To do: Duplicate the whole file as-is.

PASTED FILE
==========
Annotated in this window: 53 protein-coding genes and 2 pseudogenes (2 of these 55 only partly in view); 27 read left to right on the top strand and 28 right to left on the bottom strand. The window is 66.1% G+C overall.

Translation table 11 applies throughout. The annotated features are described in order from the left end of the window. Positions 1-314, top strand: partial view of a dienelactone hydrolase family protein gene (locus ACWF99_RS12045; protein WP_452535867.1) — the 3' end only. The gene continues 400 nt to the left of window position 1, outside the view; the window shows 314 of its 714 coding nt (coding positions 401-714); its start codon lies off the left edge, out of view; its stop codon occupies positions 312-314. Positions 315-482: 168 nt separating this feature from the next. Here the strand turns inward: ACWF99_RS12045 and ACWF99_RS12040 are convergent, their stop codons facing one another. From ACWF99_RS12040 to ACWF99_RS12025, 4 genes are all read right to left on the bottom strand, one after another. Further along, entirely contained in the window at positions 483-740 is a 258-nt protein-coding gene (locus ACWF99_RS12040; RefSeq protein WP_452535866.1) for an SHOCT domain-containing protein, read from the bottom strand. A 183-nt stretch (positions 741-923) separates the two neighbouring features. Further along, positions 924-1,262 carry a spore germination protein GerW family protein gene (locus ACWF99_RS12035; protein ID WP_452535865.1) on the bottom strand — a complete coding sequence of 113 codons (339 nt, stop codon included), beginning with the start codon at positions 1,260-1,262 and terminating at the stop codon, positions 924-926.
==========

Annotated in this window: 53 protein-coding genes and 2 pseudogenes (2 of these 55 only partly in view); 27 read left to right on the top strand and 28 right to left on the bottom strand. The window is 66.1% G+C overall.

Translation table 11 applies throughout. The annotated features are described in order from the left end of the window. Positions 1-314, top strand: partial view of a dienelactone hydrolase family protein gene (locus ACWF99_RS12045; protein WP_452535867.1) — the 3' end only. The gene continues 400 nt to the left of window position 1, outside the view; the window shows 314 of its 714 coding nt (coding positions 401-714); its start codon lies off the left edge, out of view; its stop codon occupies positions 312-314. Positions 315-482: 168 nt separating this feature from the next. Here the strand turns inward: ACWF99_RS12045 and ACWF99_RS12040 are convergent, their stop codons facing one another. From ACWF99_RS12040 to ACWF99_RS12025, 4 genes are all read right to left on the bottom strand, one after another. Further along, entirely contained in the window at positions 483-740 is a 258-nt protein-coding gene (locus ACWF99_RS12040; RefSeq protein WP_452535866.1) for an SHOCT domain-containing protein, read from the bottom strand. A 183-nt stretch (positions 741-923) separates the two neighbouring features. Further along, positions 924-1,262 carry a spore germination protein GerW family protein gene (locus ACWF99_RS12035; protein ID WP_452535865.1) on the bottom strand — a complete coding sequence of 113 codons (339 nt, stop codon included), beginning with the start codon at positions 1,260-1,262 and terminating at the stop codon, positions 924-926.